The chosen questionnaire format should include consideration of how the data will be processed. The availability of scannable forms or web forms such as ‘Survey Monkey’ or ‘Typeform’ provides automatic collation, data management and often some statistical analyses. When presenting results, provide comprehensive information on design methodology to facilitate a critical review of outcomes. Condensing data to provide only the central tendencies, that is, means/medians may hide extremes of opinion, thus an indication of range or SD should be included. Connections between items or groups of items from the questionnaire may be important, and factor analysis can demonstrate these and provide tool validity assessments. Graphical representations provide valuable visual overviews of complex data.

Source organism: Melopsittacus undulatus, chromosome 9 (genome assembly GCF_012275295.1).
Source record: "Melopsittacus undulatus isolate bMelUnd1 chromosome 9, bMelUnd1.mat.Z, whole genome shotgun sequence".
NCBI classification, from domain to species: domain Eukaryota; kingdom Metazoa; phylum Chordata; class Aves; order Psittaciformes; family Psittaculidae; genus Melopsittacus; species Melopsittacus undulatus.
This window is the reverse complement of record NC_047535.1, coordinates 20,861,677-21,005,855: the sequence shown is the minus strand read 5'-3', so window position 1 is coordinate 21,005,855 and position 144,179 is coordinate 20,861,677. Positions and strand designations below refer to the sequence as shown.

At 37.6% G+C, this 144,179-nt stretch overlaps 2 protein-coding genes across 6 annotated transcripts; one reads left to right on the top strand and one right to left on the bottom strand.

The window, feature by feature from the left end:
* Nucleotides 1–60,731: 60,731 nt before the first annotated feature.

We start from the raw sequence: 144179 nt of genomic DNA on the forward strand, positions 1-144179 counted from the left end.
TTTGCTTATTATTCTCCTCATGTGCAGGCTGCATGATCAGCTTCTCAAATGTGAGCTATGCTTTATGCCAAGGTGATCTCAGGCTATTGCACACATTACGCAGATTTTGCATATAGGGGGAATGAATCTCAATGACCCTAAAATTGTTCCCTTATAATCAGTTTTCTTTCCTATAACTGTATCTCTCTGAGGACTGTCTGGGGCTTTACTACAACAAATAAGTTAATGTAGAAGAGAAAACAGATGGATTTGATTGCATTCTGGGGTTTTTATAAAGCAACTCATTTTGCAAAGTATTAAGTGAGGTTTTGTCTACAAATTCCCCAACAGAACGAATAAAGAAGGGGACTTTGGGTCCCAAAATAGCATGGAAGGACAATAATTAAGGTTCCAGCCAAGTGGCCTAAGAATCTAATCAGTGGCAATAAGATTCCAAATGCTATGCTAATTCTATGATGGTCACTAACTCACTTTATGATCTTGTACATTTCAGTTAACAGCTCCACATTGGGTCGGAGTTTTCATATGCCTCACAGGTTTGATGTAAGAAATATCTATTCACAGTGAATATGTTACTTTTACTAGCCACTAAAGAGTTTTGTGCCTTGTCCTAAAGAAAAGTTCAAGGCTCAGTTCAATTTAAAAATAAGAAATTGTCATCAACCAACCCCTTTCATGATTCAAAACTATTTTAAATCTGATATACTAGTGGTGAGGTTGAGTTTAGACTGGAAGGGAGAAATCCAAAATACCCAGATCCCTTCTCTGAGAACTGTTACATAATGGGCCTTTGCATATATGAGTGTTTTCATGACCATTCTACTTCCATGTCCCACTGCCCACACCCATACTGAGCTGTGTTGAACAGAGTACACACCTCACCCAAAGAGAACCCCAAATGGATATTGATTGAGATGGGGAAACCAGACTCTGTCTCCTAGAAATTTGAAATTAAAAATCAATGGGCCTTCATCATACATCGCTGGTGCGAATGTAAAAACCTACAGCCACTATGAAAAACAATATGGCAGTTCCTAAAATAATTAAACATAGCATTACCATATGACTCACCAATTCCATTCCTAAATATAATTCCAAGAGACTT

Analysis of qualitative (free text) data requires coding (or sorting) data into themes, which will form the basis of an interpretive discussion. There are helpful programmes that aid sorting (theming) of data (eg, NVivo) but any systematic means of sorting comments into themes can be used; cards with quotes written on them are particularly useful for finding themes. Qualitative data may also be presented graphically (eg, flowcharts) and demonstrate data through a density analysis. Remember that a single comment is as valuable in understanding an issue and can be as powerful as a commonly held belief.